Isaiah 6.1-8; Psalm 92; Matthew 10.24-33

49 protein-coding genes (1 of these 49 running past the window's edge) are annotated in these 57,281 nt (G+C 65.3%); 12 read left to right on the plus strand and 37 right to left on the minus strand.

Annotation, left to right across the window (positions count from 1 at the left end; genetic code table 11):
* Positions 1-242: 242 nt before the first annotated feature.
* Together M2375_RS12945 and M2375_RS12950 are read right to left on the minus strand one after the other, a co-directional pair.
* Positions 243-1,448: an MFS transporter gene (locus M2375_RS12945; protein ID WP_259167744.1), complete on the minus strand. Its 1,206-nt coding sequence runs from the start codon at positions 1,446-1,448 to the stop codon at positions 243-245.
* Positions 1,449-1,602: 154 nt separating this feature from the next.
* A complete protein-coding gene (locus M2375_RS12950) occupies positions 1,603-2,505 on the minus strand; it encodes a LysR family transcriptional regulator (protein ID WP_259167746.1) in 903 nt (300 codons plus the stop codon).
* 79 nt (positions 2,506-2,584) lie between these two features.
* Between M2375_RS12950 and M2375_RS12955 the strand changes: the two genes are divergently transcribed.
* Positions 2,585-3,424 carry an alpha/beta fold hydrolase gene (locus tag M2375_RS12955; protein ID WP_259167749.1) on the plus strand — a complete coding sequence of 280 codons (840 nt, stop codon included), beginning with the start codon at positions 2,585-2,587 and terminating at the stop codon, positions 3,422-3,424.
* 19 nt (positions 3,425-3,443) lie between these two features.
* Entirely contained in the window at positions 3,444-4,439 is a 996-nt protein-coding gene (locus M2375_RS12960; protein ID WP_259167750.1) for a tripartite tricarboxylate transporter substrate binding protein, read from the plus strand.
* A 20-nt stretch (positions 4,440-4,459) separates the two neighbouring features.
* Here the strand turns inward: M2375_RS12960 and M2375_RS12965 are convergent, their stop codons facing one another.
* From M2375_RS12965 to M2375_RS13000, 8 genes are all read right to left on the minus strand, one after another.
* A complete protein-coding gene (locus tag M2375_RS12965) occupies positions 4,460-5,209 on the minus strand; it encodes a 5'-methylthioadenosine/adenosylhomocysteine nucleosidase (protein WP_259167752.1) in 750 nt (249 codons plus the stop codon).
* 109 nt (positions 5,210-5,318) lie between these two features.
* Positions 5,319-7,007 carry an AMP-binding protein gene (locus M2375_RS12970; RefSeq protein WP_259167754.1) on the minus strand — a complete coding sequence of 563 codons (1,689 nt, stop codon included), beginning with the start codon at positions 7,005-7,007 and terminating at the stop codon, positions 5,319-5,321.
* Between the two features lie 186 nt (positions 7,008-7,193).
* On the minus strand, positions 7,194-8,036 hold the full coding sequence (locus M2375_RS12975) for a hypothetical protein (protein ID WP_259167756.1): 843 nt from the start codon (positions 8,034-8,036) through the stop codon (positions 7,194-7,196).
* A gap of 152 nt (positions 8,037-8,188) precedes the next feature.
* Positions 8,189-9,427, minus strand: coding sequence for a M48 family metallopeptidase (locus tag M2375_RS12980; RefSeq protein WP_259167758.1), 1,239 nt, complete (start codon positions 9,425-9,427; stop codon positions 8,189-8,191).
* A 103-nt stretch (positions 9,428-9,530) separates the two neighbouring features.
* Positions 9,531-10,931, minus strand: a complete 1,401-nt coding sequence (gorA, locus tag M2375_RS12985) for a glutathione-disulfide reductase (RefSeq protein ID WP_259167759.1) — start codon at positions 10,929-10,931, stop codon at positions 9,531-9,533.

By contrast to Hosea, Isaiah prophesied to the southern kingdom (Judah). He was evidently of priestly descent. He began his career ‘in the year that King Uzziah died’. Uzziah had been the hope of his people, and he embarked on a meteoric career. The nation prospered. But hubris struck Uzziah. He presumed to offer incense in the Temple, the prerogative of the priesthood. Uzziah ended his reign in quarantine as a leper. [II Chronicles 26.16-23] His death brought a sigh of relief to Jerusalem. Yet disquiet and apprehension remained. Isaiah went to the Temple, and in an extraordinary vision he felt its very foundations tremble. He felt deeply his own sin and that of the nation. In the midst of it all he saw the Lord who at once cleansed him of his sin and called him to the life of prophecy. Isaiah’s vocation was the making of him, called out of darkness into light, out of slavery into freedom, out of every deceit into life worthy of the name.